03.25.2016 0

Why is NTIA still implementing Internet giveaway in the face of an explicit Congressional prohibition?

ProtectTheInternetLOGOBy Robert Romano

For the past two years, Congress has prohibited the National Telecommunications and Information Administration (NTIA) from using any funds carry out any transition control of the Internet’s domain name system functions to the private Internet Corporation of Assigned Names and Numbers (ICANN).

Specifically, the law said, “None of the funds made available by this Act may be used to relinquish the responsibility of the National Telecommunications and Information Administration … with respect to Internet domain name system functions, including responsibility with respect to the authoritative root zone file and the Internet Assigned Numbers Authority functions.”

It was U.S. Rep. Sean Duffy (R-Wis.) who authored the amendment to the Department of Commerce appropriations bill that denied funding to the administration to perform the transition, and passed 229 to 178 on May 30, 2014. The provision was then retained in the Fiscal Year 2015 continuing resolution, and then again in the 2016 omnibus spending bill.

Yet, despite the prohibitions, the NTIA has been busy proceeding with the giveaway, attending junkets and other conferences overseas to plan it out. And Americans for Limited Government Foundation President Nathan Mehrens wants to know why.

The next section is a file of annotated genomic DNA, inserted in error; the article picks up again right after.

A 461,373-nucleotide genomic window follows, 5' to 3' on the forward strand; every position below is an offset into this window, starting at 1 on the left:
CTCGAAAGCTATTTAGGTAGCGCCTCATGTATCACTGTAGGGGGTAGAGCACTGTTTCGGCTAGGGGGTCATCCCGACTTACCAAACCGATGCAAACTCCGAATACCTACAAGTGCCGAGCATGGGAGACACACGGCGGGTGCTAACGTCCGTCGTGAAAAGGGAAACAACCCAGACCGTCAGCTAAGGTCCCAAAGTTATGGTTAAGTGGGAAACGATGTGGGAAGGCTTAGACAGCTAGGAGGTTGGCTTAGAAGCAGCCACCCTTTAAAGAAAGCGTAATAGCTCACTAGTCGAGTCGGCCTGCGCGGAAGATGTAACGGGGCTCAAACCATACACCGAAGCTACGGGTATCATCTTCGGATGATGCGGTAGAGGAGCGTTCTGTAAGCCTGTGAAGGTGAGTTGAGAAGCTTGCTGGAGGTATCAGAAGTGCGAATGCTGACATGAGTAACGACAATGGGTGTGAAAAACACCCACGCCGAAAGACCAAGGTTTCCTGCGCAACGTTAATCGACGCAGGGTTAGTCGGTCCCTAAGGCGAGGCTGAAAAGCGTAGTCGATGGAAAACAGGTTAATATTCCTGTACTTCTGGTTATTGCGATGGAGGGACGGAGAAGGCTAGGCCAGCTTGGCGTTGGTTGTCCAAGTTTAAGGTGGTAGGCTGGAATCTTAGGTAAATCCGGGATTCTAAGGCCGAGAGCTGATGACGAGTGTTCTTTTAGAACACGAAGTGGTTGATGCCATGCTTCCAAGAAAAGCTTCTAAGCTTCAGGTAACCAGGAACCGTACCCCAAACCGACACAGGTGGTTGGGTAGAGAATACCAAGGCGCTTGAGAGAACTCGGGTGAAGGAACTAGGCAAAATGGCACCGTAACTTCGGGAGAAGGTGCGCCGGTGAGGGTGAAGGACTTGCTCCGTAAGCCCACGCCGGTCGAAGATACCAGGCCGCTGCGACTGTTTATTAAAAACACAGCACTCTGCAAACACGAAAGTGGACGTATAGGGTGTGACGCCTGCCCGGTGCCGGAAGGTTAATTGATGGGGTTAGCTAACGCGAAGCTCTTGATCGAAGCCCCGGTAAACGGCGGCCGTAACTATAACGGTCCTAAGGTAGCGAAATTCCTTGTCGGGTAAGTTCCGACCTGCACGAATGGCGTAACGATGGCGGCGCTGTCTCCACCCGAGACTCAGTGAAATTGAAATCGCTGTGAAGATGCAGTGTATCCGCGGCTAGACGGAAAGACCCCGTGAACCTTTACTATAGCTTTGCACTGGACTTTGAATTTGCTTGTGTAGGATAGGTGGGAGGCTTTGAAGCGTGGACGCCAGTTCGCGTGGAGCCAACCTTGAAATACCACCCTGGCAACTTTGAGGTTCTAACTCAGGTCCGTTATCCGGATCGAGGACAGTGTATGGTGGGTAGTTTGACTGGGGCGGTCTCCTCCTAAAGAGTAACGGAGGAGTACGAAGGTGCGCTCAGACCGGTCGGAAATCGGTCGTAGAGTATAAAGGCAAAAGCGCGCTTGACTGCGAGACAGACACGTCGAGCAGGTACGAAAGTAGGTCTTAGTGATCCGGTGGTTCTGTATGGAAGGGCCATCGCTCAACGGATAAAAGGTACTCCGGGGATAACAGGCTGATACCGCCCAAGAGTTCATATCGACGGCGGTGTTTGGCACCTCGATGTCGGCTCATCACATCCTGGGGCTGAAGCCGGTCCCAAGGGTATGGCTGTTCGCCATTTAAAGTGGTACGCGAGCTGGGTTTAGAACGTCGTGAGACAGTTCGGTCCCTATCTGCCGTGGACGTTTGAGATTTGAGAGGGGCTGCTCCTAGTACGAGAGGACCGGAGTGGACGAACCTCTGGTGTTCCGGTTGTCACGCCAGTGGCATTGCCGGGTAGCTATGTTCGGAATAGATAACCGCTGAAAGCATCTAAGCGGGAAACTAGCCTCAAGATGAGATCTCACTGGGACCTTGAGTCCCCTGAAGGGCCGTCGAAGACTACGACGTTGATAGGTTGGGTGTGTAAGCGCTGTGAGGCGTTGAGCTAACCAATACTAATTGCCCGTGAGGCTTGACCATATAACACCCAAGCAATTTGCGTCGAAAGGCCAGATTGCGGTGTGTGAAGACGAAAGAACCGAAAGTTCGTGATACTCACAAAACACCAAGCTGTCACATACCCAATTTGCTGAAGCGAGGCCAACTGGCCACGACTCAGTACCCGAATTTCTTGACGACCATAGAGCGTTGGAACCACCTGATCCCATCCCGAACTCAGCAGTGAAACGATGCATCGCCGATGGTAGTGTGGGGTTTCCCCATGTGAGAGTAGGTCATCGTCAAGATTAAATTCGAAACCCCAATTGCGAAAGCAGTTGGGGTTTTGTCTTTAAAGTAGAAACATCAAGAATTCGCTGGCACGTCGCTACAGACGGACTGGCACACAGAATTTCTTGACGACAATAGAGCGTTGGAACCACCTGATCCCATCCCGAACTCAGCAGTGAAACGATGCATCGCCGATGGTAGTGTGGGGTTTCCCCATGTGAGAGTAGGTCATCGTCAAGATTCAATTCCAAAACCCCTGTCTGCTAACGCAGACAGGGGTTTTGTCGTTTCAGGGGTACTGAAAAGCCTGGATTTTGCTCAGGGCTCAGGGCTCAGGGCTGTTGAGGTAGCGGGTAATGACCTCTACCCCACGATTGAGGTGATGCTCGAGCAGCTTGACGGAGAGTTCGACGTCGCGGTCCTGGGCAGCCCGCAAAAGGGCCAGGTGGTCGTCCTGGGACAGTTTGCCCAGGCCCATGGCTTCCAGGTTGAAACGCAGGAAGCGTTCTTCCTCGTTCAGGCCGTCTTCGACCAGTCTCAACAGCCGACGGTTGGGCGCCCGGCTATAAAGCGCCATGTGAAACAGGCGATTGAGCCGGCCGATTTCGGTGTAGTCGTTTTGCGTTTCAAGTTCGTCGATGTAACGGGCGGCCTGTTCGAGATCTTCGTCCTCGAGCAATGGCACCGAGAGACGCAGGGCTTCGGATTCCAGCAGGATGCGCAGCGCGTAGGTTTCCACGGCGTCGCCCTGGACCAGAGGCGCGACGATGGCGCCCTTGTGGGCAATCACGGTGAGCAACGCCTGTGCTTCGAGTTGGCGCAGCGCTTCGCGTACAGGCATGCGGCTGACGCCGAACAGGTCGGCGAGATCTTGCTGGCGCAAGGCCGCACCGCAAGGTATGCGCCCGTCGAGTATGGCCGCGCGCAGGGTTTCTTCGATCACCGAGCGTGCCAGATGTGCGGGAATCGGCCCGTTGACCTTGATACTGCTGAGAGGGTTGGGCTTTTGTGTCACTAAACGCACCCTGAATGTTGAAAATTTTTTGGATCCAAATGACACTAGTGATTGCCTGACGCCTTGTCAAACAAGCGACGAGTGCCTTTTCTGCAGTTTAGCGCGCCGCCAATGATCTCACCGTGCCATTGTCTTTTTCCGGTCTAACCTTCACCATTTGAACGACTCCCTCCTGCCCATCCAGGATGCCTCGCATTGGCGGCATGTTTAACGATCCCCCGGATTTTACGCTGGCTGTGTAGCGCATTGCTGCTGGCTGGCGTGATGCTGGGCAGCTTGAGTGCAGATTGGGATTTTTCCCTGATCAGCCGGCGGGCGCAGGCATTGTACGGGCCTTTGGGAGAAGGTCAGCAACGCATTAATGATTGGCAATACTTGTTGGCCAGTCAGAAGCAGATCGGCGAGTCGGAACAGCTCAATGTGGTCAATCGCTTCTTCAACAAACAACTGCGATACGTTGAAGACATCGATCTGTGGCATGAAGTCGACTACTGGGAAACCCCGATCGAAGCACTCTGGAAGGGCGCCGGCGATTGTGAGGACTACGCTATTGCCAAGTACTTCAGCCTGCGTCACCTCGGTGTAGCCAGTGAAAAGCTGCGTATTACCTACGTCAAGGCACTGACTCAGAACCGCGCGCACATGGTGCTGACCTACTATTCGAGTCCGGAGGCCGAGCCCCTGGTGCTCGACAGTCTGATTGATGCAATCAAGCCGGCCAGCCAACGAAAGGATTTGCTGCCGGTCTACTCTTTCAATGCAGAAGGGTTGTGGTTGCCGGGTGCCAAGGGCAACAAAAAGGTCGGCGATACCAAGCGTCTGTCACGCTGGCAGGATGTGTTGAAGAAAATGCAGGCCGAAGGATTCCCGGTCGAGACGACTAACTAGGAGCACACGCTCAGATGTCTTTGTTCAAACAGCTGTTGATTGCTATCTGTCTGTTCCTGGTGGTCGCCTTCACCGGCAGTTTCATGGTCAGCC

Mehrens has filed a complaint with the Commerce Department Inspector General David Smith on Feb. 1, stating, “Despite the explicit prohibition, the NTIA is clearly engaged in activities that are designed to lead to the relinquishment of its responsibilities regarding Internet domain name system functions, including responsibility with respect to the authoritative root zone fine and the Internet Assigned Numbers Authority functions. The NTIA personnel have traveled to numerous conferences on internet governance and speeches from NTIA personnel clearly indicate that they are moving ahead as if Congress had not acted to prohibit their very actions.”

At one those conferences, in Singapore on Feb. 15, 2015, Assistant Secretary for Communications and Information at the Department of Commerce Lawrence Strickling even answered a question about why he believed he was allowed to attend at taxpayer expense and still work on the Internet giveaway, saying the defund doesn’t defund that much.

“So yes there was a rider attached into our budget in the budget bill last December that said that we can’t spend appropriated dollars to complete transition before the end of next September,” Strickling said, adding, “And so we have taken that seriously and I’ve reported out that there will not be a transition before next—the end of next September. At the same time though there was some commentators, not necessarily anybody with any expertise were saying ah this shuts down NTIA. They have to sit on the sidelines and not do anything. You know, like our hands are tied. And so that concerned us. We didn’t read the bill that way or the law that way and we’ve consulted with — informally with both the House and the Senate, both Democrats and Republicans to get an understanding as to what exactly they intended.”